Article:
Do you think Bennett is worried about his shooting percentage because it will go down if he is taking shots willy-nilly that aren’t even possible scoring opportunities?

            Or do you think Bennett is going to just do what his coach tells him regardless of what his shooting percentage is because he wants to stay in the NHL making millions rather than at home figuring out advanced stats for free for a hockey blog?

          • PrairieStew

            You make a very good point. I recall how people would get on Tanguay to shoot more because “he’s an accurate shooter – more goals are bound to go in”, while I would say on of the reasons he was (is) a high S% guy is that he only takes high percentage shots. Yes there were many times he would pass rather than take the shot, and the pass might not work, but if it had it would have been a tap in for Iggy. So how do you measure whether the best play is a 10% shot or a 50% chance to make a pass that has a 50% chance of going in.

            I have always thought a pass first guy like Tanguay ( and Makarov before him) gets unfairly treated by shot counting stats alone and the shooting percentage of him and those who play with him should also be considered. On the flip side, guys who shoot from everywhere might, like a blind squirrel, find a nut occasionally; but are they creating chances or ‘near miss’ chances at the same rate as a playmaker ?

          • KACaribou

            You nailed my point. That being that these idiotic stats do not define how a game went, or whether a player is good or not. It’s over-analysis.

            People: watch the goddam game, and if you understand what you are seeing you can make the informed decision yourself considering the circumstances of every play!

            Use that metric, not someone else’s stats which may or may not be accurate! We can’t even count on the accuracy of simple hit or shot stats in some buildings, what makes you think all these other stats are accurate?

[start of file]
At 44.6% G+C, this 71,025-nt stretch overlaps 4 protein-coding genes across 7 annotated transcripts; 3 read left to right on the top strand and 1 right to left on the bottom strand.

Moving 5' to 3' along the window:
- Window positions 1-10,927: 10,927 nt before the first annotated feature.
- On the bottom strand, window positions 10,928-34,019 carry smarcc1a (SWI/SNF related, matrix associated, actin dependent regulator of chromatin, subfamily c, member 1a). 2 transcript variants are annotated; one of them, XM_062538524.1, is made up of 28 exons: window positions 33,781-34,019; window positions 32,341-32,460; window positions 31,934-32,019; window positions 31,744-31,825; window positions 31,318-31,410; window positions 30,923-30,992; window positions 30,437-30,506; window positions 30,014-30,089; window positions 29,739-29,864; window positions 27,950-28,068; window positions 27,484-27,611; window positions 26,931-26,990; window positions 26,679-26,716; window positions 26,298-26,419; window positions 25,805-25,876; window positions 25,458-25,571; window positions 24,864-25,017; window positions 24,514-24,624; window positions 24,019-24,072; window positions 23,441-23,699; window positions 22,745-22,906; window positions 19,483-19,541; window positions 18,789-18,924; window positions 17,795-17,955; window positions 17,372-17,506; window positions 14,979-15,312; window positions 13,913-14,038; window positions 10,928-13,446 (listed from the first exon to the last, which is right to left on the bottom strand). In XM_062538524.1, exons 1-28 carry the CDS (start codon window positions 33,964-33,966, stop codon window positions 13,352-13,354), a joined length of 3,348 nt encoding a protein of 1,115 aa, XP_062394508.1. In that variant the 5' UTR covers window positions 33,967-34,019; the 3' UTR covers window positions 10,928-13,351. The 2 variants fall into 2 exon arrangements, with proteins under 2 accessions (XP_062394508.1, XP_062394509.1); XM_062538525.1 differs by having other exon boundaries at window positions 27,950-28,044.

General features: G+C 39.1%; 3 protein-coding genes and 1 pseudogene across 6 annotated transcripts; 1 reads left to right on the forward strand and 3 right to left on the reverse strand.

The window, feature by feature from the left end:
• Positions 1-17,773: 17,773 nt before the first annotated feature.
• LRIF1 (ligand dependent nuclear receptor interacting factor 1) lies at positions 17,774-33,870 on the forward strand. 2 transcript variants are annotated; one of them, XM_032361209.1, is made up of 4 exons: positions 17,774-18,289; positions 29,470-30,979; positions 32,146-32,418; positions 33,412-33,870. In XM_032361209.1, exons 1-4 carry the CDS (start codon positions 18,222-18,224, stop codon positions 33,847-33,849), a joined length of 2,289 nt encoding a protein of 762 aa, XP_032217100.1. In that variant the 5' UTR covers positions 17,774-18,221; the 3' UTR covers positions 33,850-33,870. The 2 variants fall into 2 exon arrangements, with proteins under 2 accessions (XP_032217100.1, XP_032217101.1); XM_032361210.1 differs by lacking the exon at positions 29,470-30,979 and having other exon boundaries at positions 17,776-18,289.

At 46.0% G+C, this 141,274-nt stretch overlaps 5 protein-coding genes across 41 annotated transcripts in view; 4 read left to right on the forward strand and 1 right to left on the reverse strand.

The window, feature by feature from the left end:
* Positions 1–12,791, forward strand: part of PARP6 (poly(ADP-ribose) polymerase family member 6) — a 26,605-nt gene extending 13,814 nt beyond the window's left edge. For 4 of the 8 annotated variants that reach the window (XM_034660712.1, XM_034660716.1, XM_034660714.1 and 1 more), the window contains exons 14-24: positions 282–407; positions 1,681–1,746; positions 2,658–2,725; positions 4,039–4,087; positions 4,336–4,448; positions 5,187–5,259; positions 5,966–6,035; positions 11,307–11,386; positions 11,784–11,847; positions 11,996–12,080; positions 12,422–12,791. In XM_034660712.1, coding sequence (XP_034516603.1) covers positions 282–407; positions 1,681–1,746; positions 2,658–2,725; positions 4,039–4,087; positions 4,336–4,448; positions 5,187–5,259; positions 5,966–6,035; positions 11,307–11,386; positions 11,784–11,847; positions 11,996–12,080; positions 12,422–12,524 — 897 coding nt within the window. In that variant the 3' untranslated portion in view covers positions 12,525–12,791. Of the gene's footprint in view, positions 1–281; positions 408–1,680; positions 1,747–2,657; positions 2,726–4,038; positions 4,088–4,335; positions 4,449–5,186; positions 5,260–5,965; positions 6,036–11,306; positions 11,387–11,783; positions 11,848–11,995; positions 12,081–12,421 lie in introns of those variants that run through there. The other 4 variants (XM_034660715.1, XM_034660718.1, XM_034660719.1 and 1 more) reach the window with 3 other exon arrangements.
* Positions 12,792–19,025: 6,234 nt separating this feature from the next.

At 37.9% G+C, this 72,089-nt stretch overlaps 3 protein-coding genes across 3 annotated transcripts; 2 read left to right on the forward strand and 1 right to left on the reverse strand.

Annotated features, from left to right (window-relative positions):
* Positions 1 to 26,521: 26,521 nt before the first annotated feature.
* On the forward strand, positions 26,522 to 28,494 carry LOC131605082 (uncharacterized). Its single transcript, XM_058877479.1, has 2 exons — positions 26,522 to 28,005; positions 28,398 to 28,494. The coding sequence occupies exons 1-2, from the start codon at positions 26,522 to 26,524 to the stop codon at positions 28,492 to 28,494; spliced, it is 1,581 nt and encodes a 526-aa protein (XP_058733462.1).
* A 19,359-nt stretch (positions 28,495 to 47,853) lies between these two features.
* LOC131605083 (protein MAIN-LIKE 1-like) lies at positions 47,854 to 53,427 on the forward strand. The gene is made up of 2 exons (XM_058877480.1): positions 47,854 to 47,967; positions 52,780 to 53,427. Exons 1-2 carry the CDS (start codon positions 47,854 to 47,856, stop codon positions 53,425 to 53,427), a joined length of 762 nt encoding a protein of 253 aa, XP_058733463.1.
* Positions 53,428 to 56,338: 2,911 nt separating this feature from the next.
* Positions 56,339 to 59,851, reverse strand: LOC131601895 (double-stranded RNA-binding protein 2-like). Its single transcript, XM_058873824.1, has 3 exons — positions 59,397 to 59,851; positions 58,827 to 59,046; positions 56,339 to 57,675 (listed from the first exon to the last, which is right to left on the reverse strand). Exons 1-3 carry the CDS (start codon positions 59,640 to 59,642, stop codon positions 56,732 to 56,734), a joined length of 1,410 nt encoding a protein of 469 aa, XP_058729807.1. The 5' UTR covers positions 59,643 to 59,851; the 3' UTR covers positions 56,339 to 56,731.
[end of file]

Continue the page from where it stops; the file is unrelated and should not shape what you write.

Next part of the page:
Judge yourself. Should he have shot? Did he have a choice considering the defence and location of his teammates… etc… etc… etc…

          • Skuehler

            if sh% isn’t highly influenced by randomness then why is Monahan having an all time career low sh% season…did he get worse due to his two seasons of NHL experience…or?

            I look forward to hearing your post facto explanation.

        • SmellOfVictory

          Alex Steen’s sh% year-to-year, from 09/10-12/13:

          12.7, 9.2, 11.2, 6.2

          Jarome Iginla (one of the most consistent goal scorers in NHL history) sh% year-to-year, from 09/10-12/13:

          12.4, 14.9, 12.8, 10.4

          And that’s over an entire season. Shooting percentage is obviously highly variable, even with good/elite shooters; you don’t think that qualifies as luck? Do you honestly think that, when a skater lets the puck go, he has complete control over it, whether it hits someone in front, if the goalie happens to be having a hot game, whether his stick catches on a rut in the ice, what the temperature in the rink is? You don’t think those kinds of factors can cluster over the course of multiple games?

          • SmellOfVictory

            No, it means he’s got average (maybe slightly below) scoring ability. Every player has some sort of a base sh% (we just use career sh% because it’s the closest we can get) that fluctuates based on other circumstances. The fact that it can fluctuate by 20-50% year-to-year means that a player’s current year’s sh% is not very meaningful in terms of assessing how well he’s actually playing, though.

          • Johnny Goooooooaldreau

            Last night encapsulates Backlund for me.

            Did some good things, did some bad things.

            Gets the puck with 1/2 the net open and waits for the goalie to come across before he gets his shot away. He is either a match fixer like the Pakistani Cricketers, or he doesn’t even have the wrist strength to just snap the puck into the net like most of those so called “lucky ” shooters would.

      • Derzie

        No. Every stat has flaws. That’s why they can’t be considered alone. Every stat has validity and contributes a piece to the big picture. Watch one play sequence, pause it and describe what you saw. There is a lot of information and not all of it can be measured. Discarding information because of perceived flaws is short-sighted. Those flaws are truths, in that every stat has them.

    • The Last Big Bear

      I have an extensive background in statistics, and used to pay my bills by running some pretty heavy stats in medical research.

      And I’ve done more work on hockey analytics on my own time than I would ever admit to in front of people I know.

      But what I’ve found is that when looking at forwards, no matter how rigorous and nuanced the analytic model is, no method is materially any better than just looking at Corsi and Quality of Competition numbers (ie the “Vollman sledgehammer” charts above).